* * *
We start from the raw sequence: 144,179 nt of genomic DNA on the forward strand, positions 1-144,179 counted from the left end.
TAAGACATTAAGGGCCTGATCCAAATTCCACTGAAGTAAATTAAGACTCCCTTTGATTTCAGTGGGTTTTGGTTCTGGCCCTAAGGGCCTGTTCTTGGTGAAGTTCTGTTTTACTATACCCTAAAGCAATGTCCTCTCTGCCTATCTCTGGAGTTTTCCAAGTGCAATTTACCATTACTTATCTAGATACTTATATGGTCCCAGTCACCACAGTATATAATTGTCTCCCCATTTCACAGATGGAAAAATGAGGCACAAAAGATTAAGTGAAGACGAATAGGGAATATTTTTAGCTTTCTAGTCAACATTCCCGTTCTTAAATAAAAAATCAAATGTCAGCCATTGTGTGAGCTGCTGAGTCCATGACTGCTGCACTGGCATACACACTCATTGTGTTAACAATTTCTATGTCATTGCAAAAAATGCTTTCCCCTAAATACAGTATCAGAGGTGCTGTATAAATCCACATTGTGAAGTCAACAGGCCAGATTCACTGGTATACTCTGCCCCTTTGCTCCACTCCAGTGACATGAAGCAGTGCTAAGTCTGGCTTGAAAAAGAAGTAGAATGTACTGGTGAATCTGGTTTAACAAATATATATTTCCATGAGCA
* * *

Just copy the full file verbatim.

We start from the raw sequence: 144,179 nt of genomic DNA on the forward strand, positions 1-144,179 counted from the left end.
TAAGACATTAAGGGCCTGATCCAAATTCCACTGAAGTAAATTAAGACTCCCTTTGATTTCAGTGGGTTTTGGTTCTGGCCCTAAGGGCCTGTTCTTGGTGAAGTTCTGTTTTACTATACCCTAAAGCAATGTCCTCTCTGCCTATCTCTGGAGTTTTCCAAGTGCAATTTACCATTACTTATCTAGATACTTATATGGTCCCAGTCACCACAGTATATAATTGTCTCCCCATTTCACAGATGGAAAAATGAGGCACAAAAGATTAAGTGAAGACGAATAGGGAATATTTTTAGCTTTCTAGTCAACATTCCCGTTCTTAAATAAAAAATCAAATGTCAGCCATTGTGTGAGCTGCTGAGTCCATGACTGCTGCACTGGCATACACACTCATTGTGTTAACAATTTCTATGTCATTGCAAAAAATGCTTTCCCCTAAATACAGTATCAGAGGTGCTGTATAAATCCACATTGTGAAGTCAACAGGCCAGATTCACTGGTATACTCTGCCCCTTTGCTCCACTCCAGTGACATGAAGCAGTGCTAAGTCTGGCTTGAAAAAGAAGTAGAATGTACTGGTGAATCTGGTTTAACAAATATATATTTCCATGAGCA